MANTEL: Yes, endometriosis is a condition in which the special cells that line the womb - they are the endometrium. They should be in your womb. But in endometriosis, these special cells are found in other parts of the body, typically through the pelvis, but they can be anywhere in the body. And the problem there is they bleed each month just as the lining of the womb does. Then they scar over. And depending how much space there is around the scar tissue, you can have terrific pain, disability. It's not easy to diagnose because depending where the endometrial deposits are, the symptoms can be quite different.
It's an unrecognized problem among teenage girls, and it's something that every young woman who has painful menstruation should be aware of because it's a condition that is curable if it's caught early, if not, if it's allowed to run on, it can cause infertility. And it can really, really mess up your life. I've suffered from it, I think, since I was 11 years old. It wasn't diagnosed. I kept getting sent away and told that it was all in my mind. When I was 27, the whole thing came to a crisis. And I had surgery, big surgery. I lost my fertility. I didn't have any children. I don't know whether I would have been able to have children. Unfortunately, that surgery didn't cure the condition. It came back, and I live with it for the next 20 years.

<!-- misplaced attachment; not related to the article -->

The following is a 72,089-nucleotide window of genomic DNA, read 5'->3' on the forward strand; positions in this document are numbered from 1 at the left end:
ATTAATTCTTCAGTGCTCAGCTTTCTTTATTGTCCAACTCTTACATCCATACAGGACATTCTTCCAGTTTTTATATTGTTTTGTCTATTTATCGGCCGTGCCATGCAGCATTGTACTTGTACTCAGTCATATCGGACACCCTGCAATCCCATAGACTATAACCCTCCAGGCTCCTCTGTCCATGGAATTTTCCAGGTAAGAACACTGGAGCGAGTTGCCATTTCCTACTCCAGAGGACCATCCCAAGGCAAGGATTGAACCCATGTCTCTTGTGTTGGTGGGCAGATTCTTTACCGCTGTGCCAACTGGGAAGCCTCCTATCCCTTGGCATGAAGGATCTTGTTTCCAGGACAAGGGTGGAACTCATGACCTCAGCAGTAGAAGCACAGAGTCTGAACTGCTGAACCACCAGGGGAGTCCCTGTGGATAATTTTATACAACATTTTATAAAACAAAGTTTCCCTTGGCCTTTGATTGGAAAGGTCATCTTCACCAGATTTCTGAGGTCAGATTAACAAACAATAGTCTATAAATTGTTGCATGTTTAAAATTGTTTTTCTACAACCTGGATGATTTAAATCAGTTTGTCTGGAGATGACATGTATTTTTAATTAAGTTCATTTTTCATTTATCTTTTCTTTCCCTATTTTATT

GROSS: So correct me if I'm wrong here, but because of the steroids that you were on to help with your condition, and I think because of a thyroid condition as well, your weight just about doubled. And you ended up with a completely different body...
MANTEL: That's right.
GROSS: ...Than the one that you used to have. How did that change the sense of who you are?
MANTEL: Well, I lived my life as a skinny little thing, and that's the body type in my family. And, you know, I thought I'd get old, but I never thought I'd get fat. And I was given a particular drug - and I'm going back 20 years now - where my weight just went crazy. And I had to - my size changed every week. So I didn't recognize myself. And I still have trouble. When I see myself in dreams, now I'm a fat woman. But for the first 20 years, I should say, I saw myself as I used to be. And then I'd wake up and I think, who is this? What is all this flesh?
GROSS: Well, it must have created a strange relationship to your body because your body was already in pain from the endometriosis, but then it was like physically transformed. You didn't even recognize it. And to be - to have a body, to be in a body - however you want to see your body - and not feel like it's really yours must be a very, you know, estranging position to be in. You want to feel united with your body, not like it's this alien thing that you ended up in.